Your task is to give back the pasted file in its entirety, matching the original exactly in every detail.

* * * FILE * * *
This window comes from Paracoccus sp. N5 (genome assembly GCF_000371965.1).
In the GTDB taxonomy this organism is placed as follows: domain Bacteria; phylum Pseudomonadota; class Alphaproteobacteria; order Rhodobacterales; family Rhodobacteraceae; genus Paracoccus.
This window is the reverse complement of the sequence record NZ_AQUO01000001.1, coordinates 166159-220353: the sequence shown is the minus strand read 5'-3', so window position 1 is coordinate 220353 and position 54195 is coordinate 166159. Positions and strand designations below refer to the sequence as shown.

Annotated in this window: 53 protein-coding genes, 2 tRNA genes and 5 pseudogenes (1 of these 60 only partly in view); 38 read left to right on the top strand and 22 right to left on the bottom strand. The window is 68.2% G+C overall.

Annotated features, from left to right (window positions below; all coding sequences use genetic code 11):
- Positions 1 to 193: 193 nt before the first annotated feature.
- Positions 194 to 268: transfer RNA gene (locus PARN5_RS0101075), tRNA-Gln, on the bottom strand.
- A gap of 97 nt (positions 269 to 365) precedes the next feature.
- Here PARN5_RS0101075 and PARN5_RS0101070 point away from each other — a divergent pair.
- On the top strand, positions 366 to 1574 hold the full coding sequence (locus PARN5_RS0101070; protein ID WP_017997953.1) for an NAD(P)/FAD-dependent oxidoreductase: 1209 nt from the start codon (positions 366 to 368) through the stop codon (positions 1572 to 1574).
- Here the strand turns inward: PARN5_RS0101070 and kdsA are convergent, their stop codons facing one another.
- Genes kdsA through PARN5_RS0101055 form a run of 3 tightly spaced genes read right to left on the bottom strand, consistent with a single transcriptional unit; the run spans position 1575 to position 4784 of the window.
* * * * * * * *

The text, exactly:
This window comes from Paracoccus sp. N5 (genome assembly GCF_000371965.1).
In the GTDB taxonomy this organism is placed as follows: domain Bacteria; phylum Pseudomonadota; class Alphaproteobacteria; order Rhodobacterales; family Rhodobacteraceae; genus Paracoccus.
This window is the reverse complement of the sequence record NZ_AQUO01000001.1, coordinates 166159-220353: the sequence shown is the minus strand read 5'-3', so window position 1 is coordinate 220353 and position 54195 is coordinate 166159. Positions and strand designations below refer to the sequence as shown.

Annotated in this window: 53 protein-coding genes, 2 tRNA genes and 5 pseudogenes (1 of these 60 only partly in view); 38 read left to right on the top strand and 22 right to left on the bottom strand. The window is 68.2% G+C overall.

Annotated features, from left to right (window positions below; all coding sequences use genetic code 11):
- Positions 1 to 193: 193 nt before the first annotated feature.
- Positions 194 to 268: transfer RNA gene (locus PARN5_RS0101075), tRNA-Gln, on the bottom strand.
- A gap of 97 nt (positions 269 to 365) precedes the next feature.
- Here PARN5_RS0101075 and PARN5_RS0101070 point away from each other — a divergent pair.
- On the top strand, positions 366 to 1574 hold the full coding sequence (locus PARN5_RS0101070; protein ID WP_017997953.1) for an NAD(P)/FAD-dependent oxidoreductase: 1209 nt from the start codon (positions 366 to 368) through the stop codon (positions 1572 to 1574).
- Here the strand turns inward: PARN5_RS0101070 and kdsA are convergent, their stop codons facing one another.
- Genes kdsA through PARN5_RS0101055 form a run of 3 tightly spaced genes read right to left on the bottom strand, consistent with a single transcriptional unit; the run spans position 1575 to position 4784 of the window.